```assumeAlso(x <> 0); solve(x^5 - x, x)```
` `

MuPAD keeps both assumptions for further computations:

`getprop(x)`
` `

For further computations, delete the identifier `x`:

`delete x`

### Example 2

When you use `assumeAlso`, MuPAD does not remove existing assumptions. Instead, it combines them with new assumptions. For example, assume that `n` is an integer:

```assume(n, Type::Integer): getprop(n);```
` `

Add the assumption that `n` is positive:

```assumeAlso(n, Type::Positive): getprop(n);```
` `

For further computations, delete the identifier `n`:

`delete n`

Alternatively, set multiple assumptions in one function call using the Boolean operator `and`:

```assume(n, Type::Integer and Type::Positive): getprop(n);```
` `

For further computations, delete the identifier `n`:

`delete n`

### Example 3

You can set separate assumptions on the real and imaginary parts of an identifier:

```assume(Re(z) > 0); assumeAlso(Im(z) < 0):```
```abs(Re(z)); sign(Im(z))```
` `
` `

For further computations, delete the identifier `z`:

`delete z`

### Example 4

Using `assume`, set the assumption `x > y`. Assumptions set as relations affect the properties of both identifiers.

`assume(x > y)`

To see the assumptions set on identifiers, use `getprop`:

```getprop(x); getprop(y);```
` `
` `

To keep an existing assumption on `y` and add a new one, use `assumeAlso`. For example, add the new assumption that `y` is greater than `0` while keeping the assumption that `y` is less than `x`:

`assumeAlso(y > 0)`
`is(x^2 >= y^2)`
` `

Relations, such as `x > y`, imply that the involved identifiers are real:

`is(x, Type::Real), is(y, Type::Real)`
` `
`delete x, y:`

You also can add a relational assumption where one side is not an identifier, but an expression:

`assumeAlso(x > 1/y)`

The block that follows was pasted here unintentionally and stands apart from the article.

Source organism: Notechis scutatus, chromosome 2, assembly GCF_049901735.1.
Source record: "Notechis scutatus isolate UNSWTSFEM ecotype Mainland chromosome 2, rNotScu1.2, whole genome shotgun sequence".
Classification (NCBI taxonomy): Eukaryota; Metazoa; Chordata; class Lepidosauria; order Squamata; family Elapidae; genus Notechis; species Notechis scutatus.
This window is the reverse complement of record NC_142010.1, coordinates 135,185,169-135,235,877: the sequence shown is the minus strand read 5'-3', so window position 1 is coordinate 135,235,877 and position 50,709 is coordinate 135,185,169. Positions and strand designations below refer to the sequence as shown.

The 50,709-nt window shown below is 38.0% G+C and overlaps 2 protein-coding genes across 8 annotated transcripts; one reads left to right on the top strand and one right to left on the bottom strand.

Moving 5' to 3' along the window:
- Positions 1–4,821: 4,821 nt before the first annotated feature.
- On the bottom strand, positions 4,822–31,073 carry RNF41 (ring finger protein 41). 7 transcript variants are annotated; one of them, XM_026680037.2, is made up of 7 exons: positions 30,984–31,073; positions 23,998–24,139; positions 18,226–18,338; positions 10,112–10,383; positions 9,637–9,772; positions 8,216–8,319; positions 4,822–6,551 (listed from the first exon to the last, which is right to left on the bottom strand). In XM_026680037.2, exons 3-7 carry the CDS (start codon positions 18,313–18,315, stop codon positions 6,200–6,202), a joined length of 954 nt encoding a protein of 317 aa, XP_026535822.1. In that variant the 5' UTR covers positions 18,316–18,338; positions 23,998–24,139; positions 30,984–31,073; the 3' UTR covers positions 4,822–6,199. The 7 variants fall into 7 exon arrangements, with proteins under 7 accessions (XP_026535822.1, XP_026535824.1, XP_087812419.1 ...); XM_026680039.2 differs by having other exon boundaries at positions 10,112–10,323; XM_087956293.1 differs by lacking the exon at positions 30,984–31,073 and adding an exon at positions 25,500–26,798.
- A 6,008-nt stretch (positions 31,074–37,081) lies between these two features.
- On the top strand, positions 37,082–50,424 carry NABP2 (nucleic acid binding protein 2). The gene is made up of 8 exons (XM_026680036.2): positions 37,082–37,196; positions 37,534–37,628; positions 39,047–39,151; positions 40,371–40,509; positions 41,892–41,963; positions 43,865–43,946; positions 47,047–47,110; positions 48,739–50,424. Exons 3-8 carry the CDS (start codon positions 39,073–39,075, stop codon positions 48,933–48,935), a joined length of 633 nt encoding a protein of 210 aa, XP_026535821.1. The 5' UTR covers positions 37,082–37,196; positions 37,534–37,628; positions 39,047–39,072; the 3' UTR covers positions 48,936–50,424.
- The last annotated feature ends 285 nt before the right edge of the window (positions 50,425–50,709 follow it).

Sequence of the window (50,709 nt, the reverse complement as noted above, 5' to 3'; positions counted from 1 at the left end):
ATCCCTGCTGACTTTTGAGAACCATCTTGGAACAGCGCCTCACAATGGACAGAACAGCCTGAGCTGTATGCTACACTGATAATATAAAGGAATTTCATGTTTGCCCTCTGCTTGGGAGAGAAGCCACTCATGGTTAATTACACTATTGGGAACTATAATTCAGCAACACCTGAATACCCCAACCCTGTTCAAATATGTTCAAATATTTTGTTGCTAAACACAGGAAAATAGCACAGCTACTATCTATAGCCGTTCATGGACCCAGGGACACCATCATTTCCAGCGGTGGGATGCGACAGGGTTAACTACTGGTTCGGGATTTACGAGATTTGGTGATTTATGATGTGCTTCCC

```getprop(x); getprop(y)```
` `
` `

For further computations, delete the identifiers `x` and `y`:

`delete x, y`

### Example 5

`_assign` and `:=` do not check if an identifier has any assumptions. The assignment operation overwrites all assumptions:

```assume(a > 0): a := -2: a, getprop(a)```
` `

For further computations, delete the identifier `a`:

`delete a`

### Example 7

Use `assume` to set the assumption that the identifier `a` is positive:

`assume(a > 0)`

Now, add two new assumptions using one call to `assumeAlso`. To combine the assumptions, use the Boolean operator `and`:

```assumeAlso(a in Z_ and a < 5): is(a = 0); is(a = 1/2); is(a = 2); is(a = 6);```
` `
` `
` `
` `

## Parameters

 `expr` Identifier, mathematical expression, list, vector, or matrix containing identifiers. If `expr` is a list, vector, or matrix, then only the syntax `assumeAlso(expr, set)` is valid. `set` Property representing a set of numbers or a set returned by `solve`. This set can be an element of `Dom::Interval`, `Dom::ImageSet`, `piecewise`, or one of `C_`, `R_`, `Q_`, `Z_`, `N_`. It also can be an expression constructed with the set operations, such as `union`, `intersect` or `minus`. For more examples, see Properties. `condition` Equality, inequality, element of relation, or Boolean combination (with the operators `and` or `or`).

## Return Values

Void object `null()` of type `DOM_NULL`.

#### Mathematical Modeling with Symbolic Math Toolbox

Get examples and videos